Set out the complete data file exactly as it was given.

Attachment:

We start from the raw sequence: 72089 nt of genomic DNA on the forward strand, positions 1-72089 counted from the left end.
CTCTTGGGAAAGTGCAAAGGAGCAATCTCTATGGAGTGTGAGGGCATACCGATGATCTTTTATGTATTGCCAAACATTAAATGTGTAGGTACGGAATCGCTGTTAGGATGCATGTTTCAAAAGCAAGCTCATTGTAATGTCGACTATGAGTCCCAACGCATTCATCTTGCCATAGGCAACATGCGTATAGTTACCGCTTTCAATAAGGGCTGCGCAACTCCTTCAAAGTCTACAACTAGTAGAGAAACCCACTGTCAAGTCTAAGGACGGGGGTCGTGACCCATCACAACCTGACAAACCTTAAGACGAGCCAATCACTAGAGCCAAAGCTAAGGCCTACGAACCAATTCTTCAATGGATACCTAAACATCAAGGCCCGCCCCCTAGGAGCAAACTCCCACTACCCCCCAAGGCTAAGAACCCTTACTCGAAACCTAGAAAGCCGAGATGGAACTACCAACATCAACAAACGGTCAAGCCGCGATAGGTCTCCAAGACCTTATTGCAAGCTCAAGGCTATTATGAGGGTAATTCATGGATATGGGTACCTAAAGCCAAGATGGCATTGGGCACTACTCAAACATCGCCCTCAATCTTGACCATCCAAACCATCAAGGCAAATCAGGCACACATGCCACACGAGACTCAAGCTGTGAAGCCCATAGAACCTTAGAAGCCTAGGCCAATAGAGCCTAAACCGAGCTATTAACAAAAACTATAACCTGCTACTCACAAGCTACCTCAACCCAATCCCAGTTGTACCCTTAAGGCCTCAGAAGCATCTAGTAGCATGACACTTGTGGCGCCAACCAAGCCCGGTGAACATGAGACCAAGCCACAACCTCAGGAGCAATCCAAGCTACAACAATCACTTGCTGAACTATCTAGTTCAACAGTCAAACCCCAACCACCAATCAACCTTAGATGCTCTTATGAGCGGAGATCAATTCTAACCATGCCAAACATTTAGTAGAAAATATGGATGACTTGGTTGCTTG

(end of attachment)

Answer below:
We start from the raw sequence: 72089 nt of genomic DNA on the forward strand, positions 1-72089 counted from the left end.
CTCTTGGGAAAGTGCAAAGGAGCAATCTCTATGGAGTGTGAGGGCATACCGATGATCTTTTATGTATTGCCAAACATTAAATGTGTAGGTACGGAATCGCTGTTAGGATGCATGTTTCAAAAGCAAGCTCATTGTAATGTCGACTATGAGTCCCAACGCATTCATCTTGCCATAGGCAACATGCGTATAGTTACCGCTTTCAATAAGGGCTGCGCAACTCCTTCAAAGTCTACAACTAGTAGAGAAACCCACTGTCAAGTCTAAGGACGGGGGTCGTGACCCATCACAACCTGACAAACCTTAAGACGAGCCAATCACTAGAGCCAAAGCTAAGGCCTACGAACCAATTCTTCAATGGATACCTAAACATCAAGGCCCGCCCCCTAGGAGCAAACTCCCACTACCCCCCAAGGCTAAGAACCCTTACTCGAAACCTAGAAAGCCGAGATGGAACTACCAACATCAACAAACGGTCAAGCCGCGATAGGTCTCCAAGACCTTATTGCAAGCTCAAGGCTATTATGAGGGTAATTCATGGATATGGGTACCTAAAGCCAAGATGGCATTGGGCACTACTCAAACATCGCCCTCAATCTTGACCATCCAAACCATCAAGGCAAATCAGGCACACATGCCACACGAGACTCAAGCTGTGAAGCCCATAGAACCTTAGAAGCCTAGGCCAATAGAGCCTAAACCGAGCTATTAACAAAAACTATAACCTGCTACTCACAAGCTACCTCAACCCAATCCCAGTTGTACCCTTAAGGCCTCAGAAGCATCTAGTAGCATGACACTTGTGGCGCCAACCAAGCCCGGTGAACATGAGACCAAGCCACAACCTCAGGAGCAATCCAAGCTACAACAATCACTTGCTGAACTATCTAGTTCAACAGTCAAACCCCAACCACCAATCAACCTTAGATGCTCTTATGAGCGGAGATCAATTCTAACCATGCCAAACATTTAGTAGAAAATATGGATGACTTGGTTGCTTG